National Endowment for the Humanities Chair of Ancient Mediterranean Studies, Bill Fulco, S.J., retired after nearly 20 years at LMU. Scholar, teacher, curator, mentor, raconteur are among the roles Father Fulco has played since he joined the faculty in 1998. Among his many accomplishments, Father Fulco collected and preserved a museum-quality collection and founded the LMU Bellarmine College of Liberal Arts’ Archaeology Center, which enhances the educational experience of our students.
A popular teacher, Father Fulco’s courses covered a broad range of topics: God and the world of ancient Israel; ancient religions; music culture in ancient Palestine; ancient Near Eastern languages; Near Eastern archaeology; biblical archaeology and Old Testament studies; and classical numismatics. Father Fulco has traveled the world exploring those subjects, and more; he also made archeological travel available for our students, annually sponsoring digs all over the world through his NEH funding. In 2007, LMU recognized him with the Fritz B. Burns Distinguished Teaching Presidential Award, one of the highest honors bestowed on faculty by the university.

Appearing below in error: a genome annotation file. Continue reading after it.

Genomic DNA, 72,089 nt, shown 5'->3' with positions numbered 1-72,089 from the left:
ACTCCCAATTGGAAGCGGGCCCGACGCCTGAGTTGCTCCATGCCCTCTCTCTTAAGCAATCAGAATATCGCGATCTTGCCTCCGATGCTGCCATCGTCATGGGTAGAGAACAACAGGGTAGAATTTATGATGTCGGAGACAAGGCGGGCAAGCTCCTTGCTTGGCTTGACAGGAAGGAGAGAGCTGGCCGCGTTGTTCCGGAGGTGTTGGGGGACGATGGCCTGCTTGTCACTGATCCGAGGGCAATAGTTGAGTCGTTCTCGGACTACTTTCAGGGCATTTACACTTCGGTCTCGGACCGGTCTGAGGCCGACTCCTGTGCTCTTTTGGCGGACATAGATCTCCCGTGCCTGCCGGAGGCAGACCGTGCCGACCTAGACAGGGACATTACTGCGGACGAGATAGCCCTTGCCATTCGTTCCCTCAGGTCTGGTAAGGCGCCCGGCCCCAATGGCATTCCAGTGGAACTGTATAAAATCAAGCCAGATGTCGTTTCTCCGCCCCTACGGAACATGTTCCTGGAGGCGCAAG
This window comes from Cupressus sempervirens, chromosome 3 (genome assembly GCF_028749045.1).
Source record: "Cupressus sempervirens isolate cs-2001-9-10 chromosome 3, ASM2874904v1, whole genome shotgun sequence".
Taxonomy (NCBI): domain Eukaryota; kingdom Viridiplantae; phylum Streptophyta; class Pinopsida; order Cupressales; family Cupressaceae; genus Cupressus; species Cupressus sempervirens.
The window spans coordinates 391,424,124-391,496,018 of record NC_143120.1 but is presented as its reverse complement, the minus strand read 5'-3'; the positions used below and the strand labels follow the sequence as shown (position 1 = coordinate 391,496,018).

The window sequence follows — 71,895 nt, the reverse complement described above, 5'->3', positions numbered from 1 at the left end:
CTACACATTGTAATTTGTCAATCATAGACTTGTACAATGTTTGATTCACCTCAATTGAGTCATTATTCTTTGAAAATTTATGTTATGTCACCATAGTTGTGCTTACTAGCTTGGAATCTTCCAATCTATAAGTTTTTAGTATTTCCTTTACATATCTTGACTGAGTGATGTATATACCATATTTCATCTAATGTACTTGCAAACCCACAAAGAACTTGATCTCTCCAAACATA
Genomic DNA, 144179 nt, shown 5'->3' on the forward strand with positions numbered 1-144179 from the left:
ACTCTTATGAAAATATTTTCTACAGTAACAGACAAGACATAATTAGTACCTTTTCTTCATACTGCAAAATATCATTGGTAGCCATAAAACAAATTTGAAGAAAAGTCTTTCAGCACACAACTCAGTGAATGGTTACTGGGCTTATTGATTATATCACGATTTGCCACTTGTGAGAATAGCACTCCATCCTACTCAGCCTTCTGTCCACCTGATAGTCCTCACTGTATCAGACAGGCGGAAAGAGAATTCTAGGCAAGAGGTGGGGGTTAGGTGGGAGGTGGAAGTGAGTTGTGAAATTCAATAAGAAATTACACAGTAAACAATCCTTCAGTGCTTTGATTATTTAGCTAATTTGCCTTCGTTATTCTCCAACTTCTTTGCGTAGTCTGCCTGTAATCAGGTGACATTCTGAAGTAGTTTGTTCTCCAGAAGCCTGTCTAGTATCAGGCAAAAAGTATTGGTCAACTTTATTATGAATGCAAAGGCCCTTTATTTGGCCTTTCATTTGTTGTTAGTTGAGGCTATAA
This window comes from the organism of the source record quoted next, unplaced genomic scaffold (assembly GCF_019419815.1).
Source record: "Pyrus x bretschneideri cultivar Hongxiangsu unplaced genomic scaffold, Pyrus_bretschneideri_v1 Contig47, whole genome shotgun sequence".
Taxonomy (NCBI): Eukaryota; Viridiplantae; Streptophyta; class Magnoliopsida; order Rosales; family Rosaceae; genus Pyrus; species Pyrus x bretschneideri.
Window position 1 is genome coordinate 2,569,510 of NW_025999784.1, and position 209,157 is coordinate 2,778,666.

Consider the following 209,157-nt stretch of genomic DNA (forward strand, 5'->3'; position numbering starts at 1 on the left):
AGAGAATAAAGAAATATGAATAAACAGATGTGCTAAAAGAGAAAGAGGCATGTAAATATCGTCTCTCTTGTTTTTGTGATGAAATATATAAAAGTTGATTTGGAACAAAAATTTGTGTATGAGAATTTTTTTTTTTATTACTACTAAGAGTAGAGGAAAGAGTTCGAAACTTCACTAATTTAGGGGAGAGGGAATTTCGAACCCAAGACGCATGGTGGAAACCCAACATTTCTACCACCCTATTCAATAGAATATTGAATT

His acclaimed wit made him a sought-after speaker for gatherings of intellectuals, parents, and friends of the university. Father Fulco was the Aramaic language adviser for the film “The Passion of the Christ.” Father Fulco was born in the Leimert Park area of Los Angeles, graduated from Loyola High School, and joined the Society of Jesus in 1954. He was ordained in 1966. Father Fulco earned his Ph.D. in Near Eastern languages and literatures from Yale University. BCLA welcomes Prof. Caroline Sauvage to her new roles as NEH Chair and Director of the Archaeology Center, and thanks and honors Bill for his significant and impactful contributions to our community.